More investors are turning to private equity to help achieve their target returns as many markets are fully valued and the expectations for future returns are lower. Will higher allocations to private equity be the “secret sauce” to solve this dilemma given more money is going into private equity, valuations are higher and there are fewer exit opportunities?
We continue to believe in the private equity asset class, but recommend caution and patience. We have provided our thoughts on private equity and suggestions on how to navigate the space over the next few years.
Current Status of the Private Equity Markets
Since markets troughed back in 2009, private equity funds have had a pretty nice run. U.S. Buyout Funds that closed between 2009 and 2012 have averaged a 12.0% IRR net of fees through the ﬁrst quarter of 2016. The venture capital space has performed even better producing a 21.6% net IRR over the same time period. Venture-backed companies are staying private longer and elevated valuations have produced numerous unicorns (companies with greater than $1 billion in value) even though these companies have yet to produce a proﬁt.
These strong returns and the ability of some funds to generate signiﬁcant alpha relative to peers (Chart 1) have enticed investors to increase their allocation to private investments to help hit target returns in a prospective low return environment. Fundraising has increased in recent years (Chart 2) and the top private equity ﬁrms are closing faster than ever with many “one and done closes” given the dispersion in returns between top and bottom quartile managers (Chart 1).
On the venture capital side, a number of highly touted unicorns are starting to see valuations decrease as their potential to monetize the business fails to match early investor projections. Exits are becoming trickier with public equity markets remaining relatively ﬂat since the end of 2014, making IPOs less lucrative and public companies less likely to pursue acquisitions.
Cyclicality of Private Markets
In spite of these diﬃcult markets, we still have a sense of cautious optimism surrounding the Private Equity Markets. Managers continue to ﬁnd ways to diﬀerentiate themselves from their peers in areas such as deal sourcing and value creation in the current high priced, competitive deal-making environment.
However, it is important to note that investments will be made in diﬀering market conditions given the four to ﬁve year investment periods of most funds. As Chart 3 shows, the average fund return for each vintage year is fairly strong; however, we notice a few trends.
First, as the amount of capital raised increases, it appears that performance generally contracts. Second, challenged performance generally occurs two-to-three years before a market pull back. For example, as fundraising levels escalated from 2005 to 2007 the returns are lower than when capital was scarcer from 2008 through 2012.
It is no secret that we expect lower returns going forward across most markets; a market rally doesn’t necessarily die due to old age, but could a recession occur in the next three or four years?
No one can predict this with any accuracy, but as we make private market recommendations, we are thinking about a variety of economic scenarios and working to identify funds that will perform well in various market environments.
What’s the Answer?
We continue to like private equity and it remains an asset class with one of our highest expected returns over the next ﬁve to seven years.
However, our expected return for private equity is lower than long term history for many of the reasons outlined in this Market Chatter.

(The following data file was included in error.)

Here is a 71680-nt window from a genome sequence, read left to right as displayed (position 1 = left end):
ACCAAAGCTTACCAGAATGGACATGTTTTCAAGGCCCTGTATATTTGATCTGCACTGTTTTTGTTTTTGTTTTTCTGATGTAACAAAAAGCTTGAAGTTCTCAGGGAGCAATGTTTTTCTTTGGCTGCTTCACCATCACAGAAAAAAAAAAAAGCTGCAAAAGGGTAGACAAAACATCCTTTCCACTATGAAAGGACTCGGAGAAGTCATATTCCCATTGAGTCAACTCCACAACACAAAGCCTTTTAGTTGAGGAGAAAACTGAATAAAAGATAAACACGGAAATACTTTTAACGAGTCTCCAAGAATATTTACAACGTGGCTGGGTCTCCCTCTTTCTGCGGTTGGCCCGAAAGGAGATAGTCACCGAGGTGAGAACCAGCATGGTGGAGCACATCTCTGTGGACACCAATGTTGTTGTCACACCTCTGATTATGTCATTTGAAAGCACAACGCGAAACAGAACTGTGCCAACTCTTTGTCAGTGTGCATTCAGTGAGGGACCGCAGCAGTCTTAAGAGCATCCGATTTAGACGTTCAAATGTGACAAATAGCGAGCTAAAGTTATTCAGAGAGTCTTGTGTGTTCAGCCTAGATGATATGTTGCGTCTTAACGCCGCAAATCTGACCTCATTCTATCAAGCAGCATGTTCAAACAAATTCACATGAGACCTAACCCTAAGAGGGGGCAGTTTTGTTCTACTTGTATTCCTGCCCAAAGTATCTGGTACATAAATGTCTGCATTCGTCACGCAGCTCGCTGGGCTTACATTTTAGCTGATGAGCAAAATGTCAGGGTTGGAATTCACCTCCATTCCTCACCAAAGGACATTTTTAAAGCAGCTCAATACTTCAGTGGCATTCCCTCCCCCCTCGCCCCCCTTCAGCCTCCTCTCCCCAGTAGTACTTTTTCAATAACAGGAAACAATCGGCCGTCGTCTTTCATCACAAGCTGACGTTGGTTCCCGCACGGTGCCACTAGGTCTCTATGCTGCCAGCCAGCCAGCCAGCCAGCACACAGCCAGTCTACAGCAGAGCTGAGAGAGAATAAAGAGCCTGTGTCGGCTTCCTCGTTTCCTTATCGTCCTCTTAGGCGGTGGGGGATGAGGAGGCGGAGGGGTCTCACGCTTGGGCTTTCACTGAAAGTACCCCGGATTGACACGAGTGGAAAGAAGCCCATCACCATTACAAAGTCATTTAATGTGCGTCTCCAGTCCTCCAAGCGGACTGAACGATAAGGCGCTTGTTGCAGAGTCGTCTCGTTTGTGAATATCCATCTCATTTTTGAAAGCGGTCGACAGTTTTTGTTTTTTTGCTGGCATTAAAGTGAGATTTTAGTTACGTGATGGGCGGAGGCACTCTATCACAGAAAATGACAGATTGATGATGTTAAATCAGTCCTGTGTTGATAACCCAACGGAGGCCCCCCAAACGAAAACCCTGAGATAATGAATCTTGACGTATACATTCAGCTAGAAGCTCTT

So, given all of the above, what’s our advice to investors in private markets? Three things: (1) pay careful attention to annual commitment pacing; (2) identify funds that are price conscious and careful in putting money to work; and (3) be patient and opportunistic in ﬁnding the best managers to meet your goals.
We believe investors will need to be ﬂexible in implementing the private equity strategic plan to build a program that is diversiﬁed across vintage years and strategies. Take a top-down perspective to identify strategies that may perform better in the future market environment.
Don’t force yourself to ﬁll the annual commitment amounts if you can’t identify attractive investment opportunities – patience is important! Given the higher valuation in private markets, investors need to identify managers who have shown historical valuation discipline, a diﬀerentiated sourcing angle, and operational expertise and patience (a familiar word by now) in putting capital to work.
Investors may need to work a little harder to identify what they believe are the best investment opportunities and then access these funds. Express interest with limited capacity funds long before the fundraising begins to potentially gain access. Investors need to identify the next generation of potential top performers by looking at a “Fund I” which may be a spin-oﬀ from a successful private equity ﬁrm.
In conclusion, the answer to the question is “to be in PE”. Remain disciplined, but ﬂexible in implementing your strategic plan and identifying potential investments in this market environment.
Disclaimers and Disclosures
- All investments carry some level of risk. Diversiﬁcation and other asset allocation techniques do not ensure proﬁt or protect against losses.
- The opinions presented herein represent the good faith views of NEPC as of the date of this report and are subject to change at any time.
- All investment programs have unique characteristics and each investor should consider their own situation to determine if the strategies discussed in this paper are suitable.
- This report contains summary information regarding the investment management approaches described herein but is not a complete description of the investment objectives, portfolio management and research that supports these approaches.